-Record-setting mission puts rocket booster under national pride and consolidates China’s position as a new global pioneer in space travel
-Two astronauts spent 30 days in a “space lab,” conducting numerous experiments before returning safely to Earth
-China is now planning a trip to Mars and its own permanent space station
Room with a View talk show
China was in the spotlight of the world – and perhaps beyond – in 2016, as it became the third country to complete space rendezvous and docking procedures. Two astronauts were sent to conduct experiments in a “space lab” for 30 days, another milestone in China’s increasingly ambitious space pursuit.
THE LONG MARCH INTO SPACE
The Tiangong-2 space lab, China’s most advanced to date, was carried into orbit by a Long March-2F rocket, roaring into the air from the Jiuquan Satellite Launch Center in northwest China underneath a full moon and as the nation celebrated its Mid-Autumn Festival on September 15.
China's space lab Tiangong-2 roars upward on top of a Long March-2F rocket from the Jiuquan Satellite Launch Center in northwest China, September 15, 2016. /CFP Photo
Just over one month later, on October 17, China's sixth manned spacecraft Shenzhou-11 was launched, carrying astronauts Jing Haipeng and Chen Dong into space. And on October 19, the spacecraft successfully docked with Tiangong-2.
The Long March-2F carrier rocket carrying China's Shenzhou-11 manned spacecraft blasts off from the launch pad at the Jiuquan Satellite Launch Center in northwest China, October 17, 2016. /CFP Photo
The screen at the Beijing Aerospace Control Center displays a simulated picture of the automated docking between Shenzhou-11 and Tiangong-2 on October 19, 2016. /Xinhua Photo
The astronauts entered the lab and spent 30 days in the module, breaking the country’s previous record of 15 days for a manned space mission set in 2013.
Chinese President Xi Jinping spoke with the two-man crew on November 9 from the Beijing Aerospace Control Center. He inquired about the astronauts’ work and well-being, before expressing hope for a successful completion of their mission.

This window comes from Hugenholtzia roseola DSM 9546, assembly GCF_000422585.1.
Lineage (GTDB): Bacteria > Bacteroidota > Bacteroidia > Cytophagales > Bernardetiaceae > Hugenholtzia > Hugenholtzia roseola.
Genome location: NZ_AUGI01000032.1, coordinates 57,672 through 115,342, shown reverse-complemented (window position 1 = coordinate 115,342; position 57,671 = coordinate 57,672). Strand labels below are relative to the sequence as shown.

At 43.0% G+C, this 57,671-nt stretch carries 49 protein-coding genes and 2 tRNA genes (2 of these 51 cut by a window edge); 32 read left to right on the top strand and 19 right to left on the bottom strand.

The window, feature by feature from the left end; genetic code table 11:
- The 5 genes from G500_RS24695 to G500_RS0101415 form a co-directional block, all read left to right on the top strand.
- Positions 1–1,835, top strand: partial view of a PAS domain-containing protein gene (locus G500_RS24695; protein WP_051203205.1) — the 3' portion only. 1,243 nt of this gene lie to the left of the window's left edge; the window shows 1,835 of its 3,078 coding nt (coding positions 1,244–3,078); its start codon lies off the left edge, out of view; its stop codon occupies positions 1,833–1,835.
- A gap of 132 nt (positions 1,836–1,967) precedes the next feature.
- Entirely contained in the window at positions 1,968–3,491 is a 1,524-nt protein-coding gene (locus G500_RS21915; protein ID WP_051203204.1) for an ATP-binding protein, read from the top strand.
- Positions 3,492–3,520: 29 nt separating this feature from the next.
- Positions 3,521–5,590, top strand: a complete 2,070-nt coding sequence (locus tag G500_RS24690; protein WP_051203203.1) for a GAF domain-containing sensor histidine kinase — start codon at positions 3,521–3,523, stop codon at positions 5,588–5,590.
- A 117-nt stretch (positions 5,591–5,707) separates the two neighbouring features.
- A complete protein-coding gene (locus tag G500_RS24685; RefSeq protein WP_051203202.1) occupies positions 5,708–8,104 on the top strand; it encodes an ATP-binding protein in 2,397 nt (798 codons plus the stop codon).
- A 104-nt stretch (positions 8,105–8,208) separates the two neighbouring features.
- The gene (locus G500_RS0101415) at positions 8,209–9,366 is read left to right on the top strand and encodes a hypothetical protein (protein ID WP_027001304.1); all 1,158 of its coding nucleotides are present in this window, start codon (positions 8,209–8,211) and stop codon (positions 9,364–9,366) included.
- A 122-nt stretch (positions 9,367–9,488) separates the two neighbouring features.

Chinese President Xi Jinping speaks with Jing Haipeng and Chen Dong in the space lab from Beijing Aerospace Control Center on November 9, 2016. /Xinhua Photo
Jing and Chen conducted 14 experiments in the lab, covering cutting-edge areas in both space materials science and space life science. They also performed three experiments designed by middle school students from Hong Kong, including raising silkworms in space.
Jing is a 50-year-old veteran who participated in the Shenzhou-7 and Shenzhou-9 missions, while this was 38-year-old Chen’s first space trip. The pair worked eight hours a day for six days a week. But there was time to relax a little too. They had access to almost 100 kinds of food and had contact with Earth through video, audio and emails. And there were also opportunities for exercise, with an exercise bike and a treadmill on board.
On November 18, after a month-long stay in space, the Shenzhou-11 re-entry capsule touched down on Earth in Siziwang Banner, Inner Mongolia. The two astronauts on board emerged from the capsule safe and sound.
The re-entry capsule of China's Shenzhou-11 spacecraft successfully landed in north China's Inner Mongolia Autonomous Region on Nov. 18, 2016. /Xinhua Photo
CHINA’S NEXT STEP IN SPACE
Tiangong-2 may literally mean “heavenly palace” in Chinese, but at 10.4 meters long and with a diameter of 3.35 meters at its widest point, the module is far from palatial. No matter the size, it does carry a grandiose promise that Chinese people have long dreamed of – delving further and further into the mysteries of space.
After the successful Tiangong-2 trip, China has plenty more grand plans for space exploration. Next on the list? A mission to Mars and the construction of China’s own permanent space station.
Questions for 2017
-China is aiming to launch its Mars probe in 2020 and to complete its first space station by 2022. What progress will it make towards these targets?
-Heads of China’s space program have promised opportunities for joint experiments with other countries and berths for foreign astronauts aboard the space station. How keen will other countries be to get involved, and what kind of international space partnerships will we see?
(Written by Meng Yaping; Edited by John Goodrich and Nick Yates; Video edited by Zhou Jinxi; and Room with a View produced by Zhang Dayu)